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Down Low on LetterBoxd: Dragonball Evolution 

Welcome to the first edition of “Down Low on LetterBoxd,” a review column where I will be reviewing the lowest-rated movies on Letterboxd, a social movie review platform. For my first edition, I am reviewing the 2009 adaptation of the popular long-running anime “Dragonball.” The movie, directed by James Wong, who also produced “Final Destination,” stars actors from the hit-TV show “Shameless,” Justin Chatwin and Emmy Rossum. With an embarrassingly low score of 0.9 stars and accusations of white-washing, this film is infamous among anime fans  and mainstream movie-goers alike. Some reviewers referred to the film as “anything but Dragon Ball,” or “the nihilistic stuff of Hollywood,” at points referring to the film’s lack of Asian representation in its casting.

Before I get into my personal opinions on the film, I’d be remiss not to address the whitewashing that is this film’s main sin. “Dragonball Evolution” is an adaptation of an anime series, so the characters, although not explicitly stated, are supposed to be represented as Southeast Asian or “Asian-coded.” The anime is based on the seminal Chinese novel, “Journey to the West” and is inappropriately casted with white actors to play characters that are so ingrained and important to Chinese culture. What’s worse is that the only appropriately casted actors are either love interests or mentors, with a plot drenched in fetishization and anti-Asian racism.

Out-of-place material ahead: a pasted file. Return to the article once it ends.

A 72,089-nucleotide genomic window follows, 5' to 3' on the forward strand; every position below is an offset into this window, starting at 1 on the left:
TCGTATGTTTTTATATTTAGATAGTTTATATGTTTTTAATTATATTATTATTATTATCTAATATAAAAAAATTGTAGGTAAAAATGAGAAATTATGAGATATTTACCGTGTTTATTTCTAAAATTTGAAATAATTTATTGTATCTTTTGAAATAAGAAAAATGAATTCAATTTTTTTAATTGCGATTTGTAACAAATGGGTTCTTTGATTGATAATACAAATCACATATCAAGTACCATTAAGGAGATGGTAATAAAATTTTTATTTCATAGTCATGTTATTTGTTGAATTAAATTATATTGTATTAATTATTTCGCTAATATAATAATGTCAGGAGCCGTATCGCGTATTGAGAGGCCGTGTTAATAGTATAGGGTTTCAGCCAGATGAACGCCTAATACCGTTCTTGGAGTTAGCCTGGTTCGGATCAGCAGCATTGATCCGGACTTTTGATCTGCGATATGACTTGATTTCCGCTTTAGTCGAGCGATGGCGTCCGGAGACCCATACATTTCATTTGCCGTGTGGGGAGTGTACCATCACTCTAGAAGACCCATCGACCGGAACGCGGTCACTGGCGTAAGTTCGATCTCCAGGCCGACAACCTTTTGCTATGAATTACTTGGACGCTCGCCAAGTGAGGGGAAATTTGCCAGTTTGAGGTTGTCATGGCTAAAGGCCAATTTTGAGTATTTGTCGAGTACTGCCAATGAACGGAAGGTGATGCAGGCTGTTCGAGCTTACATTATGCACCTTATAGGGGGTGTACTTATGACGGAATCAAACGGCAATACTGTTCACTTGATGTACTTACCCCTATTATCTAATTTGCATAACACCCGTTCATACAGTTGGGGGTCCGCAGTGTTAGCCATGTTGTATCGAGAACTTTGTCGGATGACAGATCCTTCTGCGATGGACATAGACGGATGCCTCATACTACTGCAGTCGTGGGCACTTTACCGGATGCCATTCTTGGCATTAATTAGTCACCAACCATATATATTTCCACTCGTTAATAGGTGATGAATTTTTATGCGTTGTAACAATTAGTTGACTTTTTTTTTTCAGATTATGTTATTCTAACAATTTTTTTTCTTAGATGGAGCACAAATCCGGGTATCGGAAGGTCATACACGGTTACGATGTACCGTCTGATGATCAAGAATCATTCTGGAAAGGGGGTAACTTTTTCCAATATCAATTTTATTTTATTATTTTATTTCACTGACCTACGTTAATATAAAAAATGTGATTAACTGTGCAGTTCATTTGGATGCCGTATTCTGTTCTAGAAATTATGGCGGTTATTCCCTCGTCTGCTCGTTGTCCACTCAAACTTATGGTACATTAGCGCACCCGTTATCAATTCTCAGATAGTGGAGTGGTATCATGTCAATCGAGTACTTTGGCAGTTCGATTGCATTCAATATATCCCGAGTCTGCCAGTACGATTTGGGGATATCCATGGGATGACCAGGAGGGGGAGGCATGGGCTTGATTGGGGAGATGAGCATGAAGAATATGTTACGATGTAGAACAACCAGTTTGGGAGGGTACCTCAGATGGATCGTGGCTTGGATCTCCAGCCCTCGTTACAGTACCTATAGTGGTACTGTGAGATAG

The movie starts with a poorly explained exposition of the lore. The film has a god-like creature named Piccolo who tries to take over the world but is stopped by a bunch of mystics. It’ll barely be relevant later on; you just need to know that Piccolo is evil and powerful. Our main character, the white Goku, is established with a technically impressive but uninspiring fight scene with his mentor/grandfather. 

Goku, in this movie, is more like Spiderman than the legendary Monkey King that he’s based on. He goes to high school, has a slightly requited crush on the popular girl and his father figure has an obligatory death to motivate Goku to accept his hero destiny. Justin Chatwin’s Goku comes off as bland and unlikable. His worst action in the movie is when he abandoned his grandfather to go to a party that his crush was hosting without even informing his grandfather.  

When his grandfather is eventually killed by the villain Piccolo, Goku meets Bulma, who is played by Emmy Rossum, on the way to find Master Roshi to help Goku with the quest to stop the apocalypse. Emmy Rossum is normally a class act in acting, but is underwhelming in this performance. Her main issue is the use of what I would like to call “anime voice.” There’s a certain incantation and vocalization that voice actors in anime use that works in an animated format but is quite awkward in the live-action. I can only assume that she was directed to speak that way because no human would ever think to speak like that on their own.     

The typical hero’s journey ensues: Goku gains allies and friends, learns more about the villain and bonds with his crush. Piccolo is another point of contention in the film. As a villain, he is neither threatening nor entertaining, and his green makeup is more comedic than alien. His lack of backstory and motivation in this movie does not create mystery or intrigue; it just implies laziness on the part of the filmmakers. I have not seen the anime, but from what I have absorbed from cultural osmosis, in the original, Piccolo is a lot more entertaining and less stoic than in the film. 

Does “Dragonball Evolution” deserve a 0.9-star rating? Well, just based on the whitewashing, I would say yes. But on its own merits as a film, separate from the source material, I would say no. It’s not something I would call good, however; it’s short, and that’s this movie’s only saving grace. “Dragonball Evolution” is generic and a waste of time, but it’s not traumatizing, and that’s more than some other bad movies can say. 

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